Spinal stenosis patients commonly present with diffuse, radicular leg pain, or neurogenic claudication (reduced blood supply to the lumbosacral nerve roots due to compression from surrounding structures). Symptoms can include pain, a feeling of weakness or heaviness in the buttocks radiating into the lower extremities, with walking or prolonged standing (extension based movements). This usually reduces with sitting down, lumbar flexion (leaning forwards), or lying down, helping to reduce compressional forces within the spine. Some patients can develop neurological deficits such as numbness, pins and needles or weakness in the lower or upper limbs. In more serious cases, with severe nerve compression this may lead to poor balance and problems controlling the bladder and/or bowel function.

How is it diagnosed?

If spinal stenosis is suspected, individuals will usually be referred for further investigations including diagnostic imaging (e.g. X-ray, MRI scan) to confirm the diagnosis and to advise on appropriate treatment. Physical examination sometimes demonstrates neurologicical deficits or exacerbation of symptoms with spinal positioning. There is no direct cure for spinal stenosis, but treatments to relieve the symptoms are effective and can improve the outlook.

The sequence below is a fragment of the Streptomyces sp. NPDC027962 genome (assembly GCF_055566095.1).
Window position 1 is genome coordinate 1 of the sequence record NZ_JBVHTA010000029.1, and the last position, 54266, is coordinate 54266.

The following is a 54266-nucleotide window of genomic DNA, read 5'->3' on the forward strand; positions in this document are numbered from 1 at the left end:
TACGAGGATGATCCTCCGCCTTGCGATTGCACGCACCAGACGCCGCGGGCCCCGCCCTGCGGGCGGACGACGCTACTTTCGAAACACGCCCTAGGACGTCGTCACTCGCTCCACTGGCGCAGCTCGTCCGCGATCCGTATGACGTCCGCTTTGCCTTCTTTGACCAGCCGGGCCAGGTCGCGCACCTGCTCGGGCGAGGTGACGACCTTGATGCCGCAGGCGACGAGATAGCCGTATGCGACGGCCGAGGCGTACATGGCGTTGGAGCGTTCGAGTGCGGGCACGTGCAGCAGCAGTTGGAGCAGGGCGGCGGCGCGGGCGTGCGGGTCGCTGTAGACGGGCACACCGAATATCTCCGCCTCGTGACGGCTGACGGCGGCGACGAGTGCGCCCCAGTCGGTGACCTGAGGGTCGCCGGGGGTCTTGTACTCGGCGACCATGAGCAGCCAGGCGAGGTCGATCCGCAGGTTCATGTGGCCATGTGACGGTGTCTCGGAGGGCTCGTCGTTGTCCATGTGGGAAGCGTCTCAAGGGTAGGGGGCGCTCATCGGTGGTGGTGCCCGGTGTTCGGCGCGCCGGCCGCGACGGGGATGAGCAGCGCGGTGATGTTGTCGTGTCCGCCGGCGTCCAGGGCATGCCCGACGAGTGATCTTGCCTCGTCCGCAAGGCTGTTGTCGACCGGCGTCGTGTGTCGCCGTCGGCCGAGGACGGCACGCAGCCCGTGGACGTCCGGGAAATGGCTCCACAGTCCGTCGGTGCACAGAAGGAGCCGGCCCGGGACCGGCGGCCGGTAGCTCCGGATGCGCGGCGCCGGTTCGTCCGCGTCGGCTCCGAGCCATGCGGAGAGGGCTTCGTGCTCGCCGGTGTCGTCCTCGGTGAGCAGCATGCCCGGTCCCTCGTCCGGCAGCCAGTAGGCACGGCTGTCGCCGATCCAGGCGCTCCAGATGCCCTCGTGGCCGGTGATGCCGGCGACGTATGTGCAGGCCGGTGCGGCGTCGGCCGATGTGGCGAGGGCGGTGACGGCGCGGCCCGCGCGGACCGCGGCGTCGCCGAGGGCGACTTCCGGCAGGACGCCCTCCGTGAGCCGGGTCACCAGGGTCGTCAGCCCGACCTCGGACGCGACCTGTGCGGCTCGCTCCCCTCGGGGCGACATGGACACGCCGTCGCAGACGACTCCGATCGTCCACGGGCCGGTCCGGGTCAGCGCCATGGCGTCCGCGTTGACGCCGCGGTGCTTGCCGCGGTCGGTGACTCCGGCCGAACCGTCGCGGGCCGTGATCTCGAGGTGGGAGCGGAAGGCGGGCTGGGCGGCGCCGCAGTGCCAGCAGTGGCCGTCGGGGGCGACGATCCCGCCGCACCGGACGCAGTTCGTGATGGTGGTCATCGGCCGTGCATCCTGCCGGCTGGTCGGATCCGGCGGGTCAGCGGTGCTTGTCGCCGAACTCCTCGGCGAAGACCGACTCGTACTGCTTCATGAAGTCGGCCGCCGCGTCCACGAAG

What treatments are available?

Treatment varies depending on the severity and progression of the condition. Conservative methods are usually recommended first, aiming to reduce compression of the neural structures of the spine. This may include:

  • Pain management- such as analgesics or anti-inflammatory medication to reduce pain
  • Manual therapy – Physiotherapy, Osteopathy or Chiropractic
  • Lumbosacral orthoses
  • Education about your condition and how you can take an active role in managing the symptoms
  • Support and lifestyle advice for self-care and pacing strategies, activity modificationWeight loss, to relieve symptoms and slow progression of the spinal stenosis